Cookies on this website
We use cookies to ensure that we give you the best experience on our website. If you click 'Continue' we'll assume that you are happy to receive all cookies and you won't see this message again. Click 'Find out more' for information on how to change your cookie settings.

The introduction of antiretroviral (ARV) therapy in resource-poor settings is effective in suppressing HIV-1 replication and prolonging life of infected individuals. This has led to a demand for affordable HIV-1 drug resistance assays, since treatment failure due to development of drug resistance is common. This study developed and evaluated an affordable "in-house" genotyping assay to monitor HIV-1 drug resistance in Africa, particularly South Africa. An "in-house" assay using automated RNA extraction, and subtype C specific PCR and sequencing primers was developed and successfully evaluated 396 patient samples (viral load ranges 1000-1.6 million RNA copies/ml). The "in-house" assay was validated by comparing sequence data and drug resistance profiles from 90 patient and 10 external quality control samples to data from the ViroSeq HIV-1 Genotyping kit. The "in-house" assay was more efficient, amplifying all 100 samples, compared to 91 samples using Viroseq. The "in house" sequences were 99.2% homologous to the ViroSeq sequences, and identical drug resistance mutation profiles were observed in 96 samples. Furthermore, the "in-house" assay genotyped 260 of 295 samples from seven African sites, where 47% were non-subtype C. Overall, the newly validated "in-house" drug resistance assay is suited for use in Africa as it overcomes the obstacle of subtype diversity.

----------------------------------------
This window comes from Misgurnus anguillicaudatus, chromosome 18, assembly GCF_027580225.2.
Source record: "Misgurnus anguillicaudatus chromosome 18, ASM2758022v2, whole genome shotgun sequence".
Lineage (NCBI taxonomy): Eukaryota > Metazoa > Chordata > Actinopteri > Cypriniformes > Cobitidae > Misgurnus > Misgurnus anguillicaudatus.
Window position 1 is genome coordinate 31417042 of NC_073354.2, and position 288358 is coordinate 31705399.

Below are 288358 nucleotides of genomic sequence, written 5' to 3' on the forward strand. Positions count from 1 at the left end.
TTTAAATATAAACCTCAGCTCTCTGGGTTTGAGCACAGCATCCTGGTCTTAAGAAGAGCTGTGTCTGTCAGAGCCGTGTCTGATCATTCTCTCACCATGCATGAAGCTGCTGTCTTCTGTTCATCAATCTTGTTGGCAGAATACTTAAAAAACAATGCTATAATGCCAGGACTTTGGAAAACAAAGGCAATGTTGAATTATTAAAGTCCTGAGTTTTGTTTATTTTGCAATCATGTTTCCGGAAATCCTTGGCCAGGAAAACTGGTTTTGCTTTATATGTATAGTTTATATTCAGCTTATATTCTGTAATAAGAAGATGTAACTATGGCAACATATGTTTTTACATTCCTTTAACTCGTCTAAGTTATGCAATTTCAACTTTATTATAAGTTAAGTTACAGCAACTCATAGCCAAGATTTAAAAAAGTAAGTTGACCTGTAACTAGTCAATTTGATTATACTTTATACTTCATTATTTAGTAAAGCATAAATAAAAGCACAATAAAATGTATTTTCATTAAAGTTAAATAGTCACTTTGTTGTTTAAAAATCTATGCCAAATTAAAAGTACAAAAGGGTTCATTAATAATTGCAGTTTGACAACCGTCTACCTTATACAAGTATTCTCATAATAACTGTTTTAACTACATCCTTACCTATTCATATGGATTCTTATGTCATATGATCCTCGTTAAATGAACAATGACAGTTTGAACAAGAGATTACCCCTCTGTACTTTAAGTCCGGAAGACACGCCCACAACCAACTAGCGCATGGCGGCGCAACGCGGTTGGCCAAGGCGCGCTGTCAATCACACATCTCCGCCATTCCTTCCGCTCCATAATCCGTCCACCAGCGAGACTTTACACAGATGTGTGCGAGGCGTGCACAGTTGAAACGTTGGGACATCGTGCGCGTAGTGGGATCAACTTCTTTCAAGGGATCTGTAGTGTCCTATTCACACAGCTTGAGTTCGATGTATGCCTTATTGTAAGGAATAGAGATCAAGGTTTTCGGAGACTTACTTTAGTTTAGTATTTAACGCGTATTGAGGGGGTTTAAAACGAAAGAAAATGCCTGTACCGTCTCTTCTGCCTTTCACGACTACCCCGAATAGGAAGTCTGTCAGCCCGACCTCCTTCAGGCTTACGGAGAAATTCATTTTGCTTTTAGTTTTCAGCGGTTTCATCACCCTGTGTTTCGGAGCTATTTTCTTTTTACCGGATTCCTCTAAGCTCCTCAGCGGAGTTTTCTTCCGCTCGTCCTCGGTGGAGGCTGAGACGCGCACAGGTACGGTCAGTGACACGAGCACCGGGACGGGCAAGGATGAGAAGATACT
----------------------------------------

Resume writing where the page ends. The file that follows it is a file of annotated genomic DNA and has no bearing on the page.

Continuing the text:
Original publication

DOI

10.1016/j.jviromet.2009.11.011

Type

Journal article

Journal

J Virol Methods

Publication Date

02/2010

Volume

163

Pages

505 - 508

Keywords

Anti-Retroviral Agents, Automation, DNA Primers, Drug Resistance, Viral, Genes, Viral, Genotype, HIV-1, Humans, Microbial Sensitivity Tests, RNA, Viral, Reverse Transcriptase Polymerase Chain Reaction, Sensitivity and Specificity, South Africa